Switzerland’s legal definition of rape could be extended to cover both men and women.
The National Council, Switzerland’s parliament, voted 151 to 39, with one abstention, to make this change to the law. The Federal Council is also in favour of the change.
Currently, Switzerland’s criminal code defines rape victims as female. Section 190 of the code states: “Any person who forces a person of the female sex by threats or violence, psychological pressure or by being made incapable of resistance to submit to sexual intercourse is liable to a custodial sentence of from one to ten years.”
Under the current law, homosexuel men cannot be judged victims of rape.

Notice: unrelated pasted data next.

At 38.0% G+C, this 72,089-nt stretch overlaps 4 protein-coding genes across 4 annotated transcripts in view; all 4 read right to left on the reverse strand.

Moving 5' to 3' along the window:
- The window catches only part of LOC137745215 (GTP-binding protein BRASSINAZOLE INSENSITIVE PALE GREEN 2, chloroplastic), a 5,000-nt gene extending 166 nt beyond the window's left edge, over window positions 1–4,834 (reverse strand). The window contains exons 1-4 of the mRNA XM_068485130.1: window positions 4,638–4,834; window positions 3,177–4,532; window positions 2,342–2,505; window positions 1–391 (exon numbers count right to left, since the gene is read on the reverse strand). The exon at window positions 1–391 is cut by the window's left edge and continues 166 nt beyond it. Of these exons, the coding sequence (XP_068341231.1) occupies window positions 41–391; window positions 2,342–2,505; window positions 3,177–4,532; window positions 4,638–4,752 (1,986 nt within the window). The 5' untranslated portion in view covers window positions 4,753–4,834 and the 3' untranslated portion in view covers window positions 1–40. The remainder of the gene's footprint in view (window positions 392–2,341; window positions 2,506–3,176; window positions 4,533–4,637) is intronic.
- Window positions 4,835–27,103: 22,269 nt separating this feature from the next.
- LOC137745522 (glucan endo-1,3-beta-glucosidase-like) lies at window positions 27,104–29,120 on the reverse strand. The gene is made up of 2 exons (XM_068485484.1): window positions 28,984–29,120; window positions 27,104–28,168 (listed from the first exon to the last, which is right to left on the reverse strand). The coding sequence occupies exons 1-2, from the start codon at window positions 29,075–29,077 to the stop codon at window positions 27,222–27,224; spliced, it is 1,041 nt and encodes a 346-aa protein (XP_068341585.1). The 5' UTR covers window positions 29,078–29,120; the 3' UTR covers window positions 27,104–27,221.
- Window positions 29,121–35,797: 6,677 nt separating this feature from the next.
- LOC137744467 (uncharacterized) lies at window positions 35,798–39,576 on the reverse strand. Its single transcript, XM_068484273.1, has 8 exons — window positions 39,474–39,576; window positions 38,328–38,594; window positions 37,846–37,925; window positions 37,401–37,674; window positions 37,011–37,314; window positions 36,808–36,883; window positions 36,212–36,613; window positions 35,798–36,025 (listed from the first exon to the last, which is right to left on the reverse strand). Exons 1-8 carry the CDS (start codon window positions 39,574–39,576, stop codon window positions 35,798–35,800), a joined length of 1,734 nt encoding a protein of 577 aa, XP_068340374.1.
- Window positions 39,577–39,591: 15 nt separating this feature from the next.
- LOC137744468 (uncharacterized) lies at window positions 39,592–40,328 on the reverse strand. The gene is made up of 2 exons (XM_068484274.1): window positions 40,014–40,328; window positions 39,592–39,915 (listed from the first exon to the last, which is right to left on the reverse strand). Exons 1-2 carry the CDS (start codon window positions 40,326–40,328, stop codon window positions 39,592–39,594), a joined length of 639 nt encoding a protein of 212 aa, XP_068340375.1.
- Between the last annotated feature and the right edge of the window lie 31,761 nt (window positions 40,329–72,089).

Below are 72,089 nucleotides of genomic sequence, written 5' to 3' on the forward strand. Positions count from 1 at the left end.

Laurence Fehlmann Rielle, who put forward the motion, said it is time to update Swiss law so that it fits the current context.
Yves Nidegger, who was opposed to the motion, said that he feared the definition of rape would become a hotchpotch notion that would weaken the protection of female victims. According to the newspaper 20 Minutes, he said the consequences are worse for women because of the risk of pregnancy. Fehlmann Rielle reacted strongly to this remark saying that focusing on the issue of pregnancy minimises the rape of those who are not of child bearing age.
The motion will now be considered by the Council of States, Switzerland’s upper house.